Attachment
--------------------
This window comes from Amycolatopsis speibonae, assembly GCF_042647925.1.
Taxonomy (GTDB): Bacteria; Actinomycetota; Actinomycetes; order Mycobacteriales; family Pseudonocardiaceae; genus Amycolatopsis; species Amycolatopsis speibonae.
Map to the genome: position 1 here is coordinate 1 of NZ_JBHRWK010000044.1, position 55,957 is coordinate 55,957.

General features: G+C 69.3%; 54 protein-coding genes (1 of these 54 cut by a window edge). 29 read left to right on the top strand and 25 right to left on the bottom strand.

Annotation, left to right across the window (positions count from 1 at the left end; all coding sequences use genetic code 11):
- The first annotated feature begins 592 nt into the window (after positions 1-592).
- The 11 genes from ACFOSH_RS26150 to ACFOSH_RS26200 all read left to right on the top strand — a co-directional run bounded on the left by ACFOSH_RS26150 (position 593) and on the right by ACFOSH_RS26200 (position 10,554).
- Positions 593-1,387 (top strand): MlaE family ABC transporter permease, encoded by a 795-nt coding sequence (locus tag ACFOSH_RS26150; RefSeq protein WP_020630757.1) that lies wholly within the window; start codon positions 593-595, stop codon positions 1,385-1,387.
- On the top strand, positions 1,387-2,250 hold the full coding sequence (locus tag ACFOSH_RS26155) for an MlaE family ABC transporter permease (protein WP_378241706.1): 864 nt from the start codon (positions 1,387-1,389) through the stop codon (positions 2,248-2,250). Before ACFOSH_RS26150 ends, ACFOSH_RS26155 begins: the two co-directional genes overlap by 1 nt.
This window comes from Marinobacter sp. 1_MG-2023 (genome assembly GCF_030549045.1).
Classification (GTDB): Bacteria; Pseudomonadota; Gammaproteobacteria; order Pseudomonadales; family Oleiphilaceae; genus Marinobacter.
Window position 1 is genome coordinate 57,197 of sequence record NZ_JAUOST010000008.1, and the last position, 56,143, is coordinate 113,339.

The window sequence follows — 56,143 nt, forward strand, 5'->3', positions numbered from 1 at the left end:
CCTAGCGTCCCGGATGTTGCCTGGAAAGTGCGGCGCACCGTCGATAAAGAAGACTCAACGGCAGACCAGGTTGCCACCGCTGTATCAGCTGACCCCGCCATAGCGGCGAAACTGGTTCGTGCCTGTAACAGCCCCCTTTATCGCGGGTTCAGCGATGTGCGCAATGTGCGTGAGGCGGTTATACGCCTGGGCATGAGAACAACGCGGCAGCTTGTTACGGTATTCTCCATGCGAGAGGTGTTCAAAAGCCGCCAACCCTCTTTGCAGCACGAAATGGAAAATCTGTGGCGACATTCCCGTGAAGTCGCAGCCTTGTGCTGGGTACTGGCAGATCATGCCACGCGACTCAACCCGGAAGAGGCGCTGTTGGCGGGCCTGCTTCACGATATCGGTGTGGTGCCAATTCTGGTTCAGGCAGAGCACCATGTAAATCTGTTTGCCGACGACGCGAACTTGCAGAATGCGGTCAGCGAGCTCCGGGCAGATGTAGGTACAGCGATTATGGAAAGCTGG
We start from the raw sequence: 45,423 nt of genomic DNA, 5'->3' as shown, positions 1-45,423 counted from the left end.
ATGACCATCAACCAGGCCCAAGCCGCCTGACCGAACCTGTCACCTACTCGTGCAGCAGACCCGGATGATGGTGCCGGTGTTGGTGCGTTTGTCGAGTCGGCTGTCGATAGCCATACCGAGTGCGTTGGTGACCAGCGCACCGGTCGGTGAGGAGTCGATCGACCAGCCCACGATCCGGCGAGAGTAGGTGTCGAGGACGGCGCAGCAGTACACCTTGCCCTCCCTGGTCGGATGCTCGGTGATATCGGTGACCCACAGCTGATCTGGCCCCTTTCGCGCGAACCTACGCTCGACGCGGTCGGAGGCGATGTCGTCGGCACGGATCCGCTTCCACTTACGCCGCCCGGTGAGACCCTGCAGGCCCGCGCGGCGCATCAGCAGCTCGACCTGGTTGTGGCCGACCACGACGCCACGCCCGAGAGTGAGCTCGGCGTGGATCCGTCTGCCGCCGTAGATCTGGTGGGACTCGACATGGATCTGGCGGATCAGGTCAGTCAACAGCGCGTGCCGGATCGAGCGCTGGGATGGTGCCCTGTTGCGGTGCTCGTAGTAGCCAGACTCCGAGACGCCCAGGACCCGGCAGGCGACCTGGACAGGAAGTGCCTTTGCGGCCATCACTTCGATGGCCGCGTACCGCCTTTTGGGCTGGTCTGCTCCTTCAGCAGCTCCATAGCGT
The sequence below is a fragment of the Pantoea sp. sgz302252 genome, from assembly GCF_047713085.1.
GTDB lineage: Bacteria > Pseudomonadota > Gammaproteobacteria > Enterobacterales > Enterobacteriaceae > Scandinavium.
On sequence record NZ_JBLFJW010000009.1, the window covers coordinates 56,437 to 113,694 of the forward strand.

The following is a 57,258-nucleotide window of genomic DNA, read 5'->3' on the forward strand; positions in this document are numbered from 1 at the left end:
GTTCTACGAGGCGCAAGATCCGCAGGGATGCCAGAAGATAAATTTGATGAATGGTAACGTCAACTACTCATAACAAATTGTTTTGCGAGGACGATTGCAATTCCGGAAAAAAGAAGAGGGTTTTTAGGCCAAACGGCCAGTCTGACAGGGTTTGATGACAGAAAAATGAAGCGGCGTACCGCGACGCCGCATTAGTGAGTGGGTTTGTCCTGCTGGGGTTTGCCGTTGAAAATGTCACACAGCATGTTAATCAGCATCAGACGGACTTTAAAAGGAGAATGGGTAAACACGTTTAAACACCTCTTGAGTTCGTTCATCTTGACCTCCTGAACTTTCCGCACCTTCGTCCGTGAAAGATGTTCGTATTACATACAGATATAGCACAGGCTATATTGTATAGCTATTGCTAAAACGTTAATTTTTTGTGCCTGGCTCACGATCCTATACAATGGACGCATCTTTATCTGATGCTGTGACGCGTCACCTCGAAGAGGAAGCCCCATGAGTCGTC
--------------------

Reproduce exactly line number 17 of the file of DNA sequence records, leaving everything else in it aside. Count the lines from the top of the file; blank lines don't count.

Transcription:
The sequence below is a fragment of the Pantoea sp. sgz302252 genome, from assembly GCF_047713085.1.